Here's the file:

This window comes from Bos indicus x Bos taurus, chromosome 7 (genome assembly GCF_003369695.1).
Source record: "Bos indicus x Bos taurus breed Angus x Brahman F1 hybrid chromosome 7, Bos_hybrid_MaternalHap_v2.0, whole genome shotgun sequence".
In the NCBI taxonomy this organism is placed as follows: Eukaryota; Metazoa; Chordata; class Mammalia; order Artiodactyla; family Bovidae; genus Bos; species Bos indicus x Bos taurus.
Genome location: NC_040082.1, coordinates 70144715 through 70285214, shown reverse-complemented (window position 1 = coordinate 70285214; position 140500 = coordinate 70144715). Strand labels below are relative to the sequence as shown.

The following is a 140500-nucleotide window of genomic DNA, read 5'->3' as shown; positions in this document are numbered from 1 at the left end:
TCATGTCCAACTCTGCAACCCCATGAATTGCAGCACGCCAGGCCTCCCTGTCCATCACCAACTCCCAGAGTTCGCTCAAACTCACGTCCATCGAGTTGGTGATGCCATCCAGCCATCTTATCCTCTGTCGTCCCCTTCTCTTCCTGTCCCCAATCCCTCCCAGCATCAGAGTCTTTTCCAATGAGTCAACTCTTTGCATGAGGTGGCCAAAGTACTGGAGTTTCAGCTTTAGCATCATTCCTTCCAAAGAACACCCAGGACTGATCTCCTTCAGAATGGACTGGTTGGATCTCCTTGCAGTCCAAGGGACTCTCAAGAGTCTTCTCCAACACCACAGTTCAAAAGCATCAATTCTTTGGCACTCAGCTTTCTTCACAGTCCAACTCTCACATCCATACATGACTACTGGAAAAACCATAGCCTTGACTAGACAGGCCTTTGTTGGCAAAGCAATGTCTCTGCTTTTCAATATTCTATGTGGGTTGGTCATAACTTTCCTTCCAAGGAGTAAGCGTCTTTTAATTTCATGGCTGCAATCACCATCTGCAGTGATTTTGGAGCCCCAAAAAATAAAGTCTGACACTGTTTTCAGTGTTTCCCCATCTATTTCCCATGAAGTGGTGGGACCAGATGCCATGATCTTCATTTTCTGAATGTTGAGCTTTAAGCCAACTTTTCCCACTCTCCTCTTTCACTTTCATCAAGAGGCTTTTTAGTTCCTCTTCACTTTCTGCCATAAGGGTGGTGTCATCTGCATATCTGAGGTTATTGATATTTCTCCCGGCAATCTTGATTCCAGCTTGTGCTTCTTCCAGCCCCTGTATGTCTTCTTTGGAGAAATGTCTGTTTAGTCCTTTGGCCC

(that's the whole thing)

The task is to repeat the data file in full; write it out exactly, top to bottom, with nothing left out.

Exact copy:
This window comes from Bos indicus x Bos taurus, chromosome 7 (genome assembly GCF_003369695.1).
Source record: "Bos indicus x Bos taurus breed Angus x Brahman F1 hybrid chromosome 7, Bos_hybrid_MaternalHap_v2.0, whole genome shotgun sequence".
In the NCBI taxonomy this organism is placed as follows: Eukaryota; Metazoa; Chordata; class Mammalia; order Artiodactyla; family Bovidae; genus Bos; species Bos indicus x Bos taurus.
Genome location: NC_040082.1, coordinates 70144715 through 70285214, shown reverse-complemented (window position 1 = coordinate 70285214; position 140500 = coordinate 70144715). Strand labels below are relative to the sequence as shown.

The following is a 140500-nucleotide window of genomic DNA, read 5'->3' as shown; positions in this document are numbered from 1 at the left end:
TCATGTCCAACTCTGCAACCCCATGAATTGCAGCACGCCAGGCCTCCCTGTCCATCACCAACTCCCAGAGTTCGCTCAAACTCACGTCCATCGAGTTGGTGATGCCATCCAGCCATCTTATCCTCTGTCGTCCCCTTCTCTTCCTGTCCCCAATCCCTCCCAGCATCAGAGTCTTTTCCAATGAGTCAACTCTTTGCATGAGGTGGCCAAAGTACTGGAGTTTCAGCTTTAGCATCATTCCTTCCAAAGAACACCCAGGACTGATCTCCTTCAGAATGGACTGGTTGGATCTCCTTGCAGTCCAAGGGACTCTCAAGAGTCTTCTCCAACACCACAGTTCAAAAGCATCAATTCTTTGGCACTCAGCTTTCTTCACAGTCCAACTCTCACATCCATACATGACTACTGGAAAAACCATAGCCTTGACTAGACAGGCCTTTGTTGGCAAAGCAATGTCTCTGCTTTTCAATATTCTATGTGGGTTGGTCATAACTTTCCTTCCAAGGAGTAAGCGTCTTTTAATTTCATGGCTGCAATCACCATCTGCAGTGATTTTGGAGCCCCAAAAAATAAAGTCTGACACTGTTTTCAGTGTTTCCCCATCTATTTCCCATGAAGTGGTGGGACCAGATGCCATGATCTTCATTTTCTGAATGTTGAGCTTTAAGCCAACTTTTCCCACTCTCCTCTTTCACTTTCATCAAGAGGCTTTTTAGTTCCTCTTCACTTTCTGCCATAAGGGTGGTGTCATCTGCATATCTGAGGTTATTGATATTTCTCCCGGCAATCTTGATTCCAGCTTGTGCTTCTTCCAGCCCCTGTATGTCTTCTTTGGAGAAATGTCTGTTTAGTCCTTTGGCCC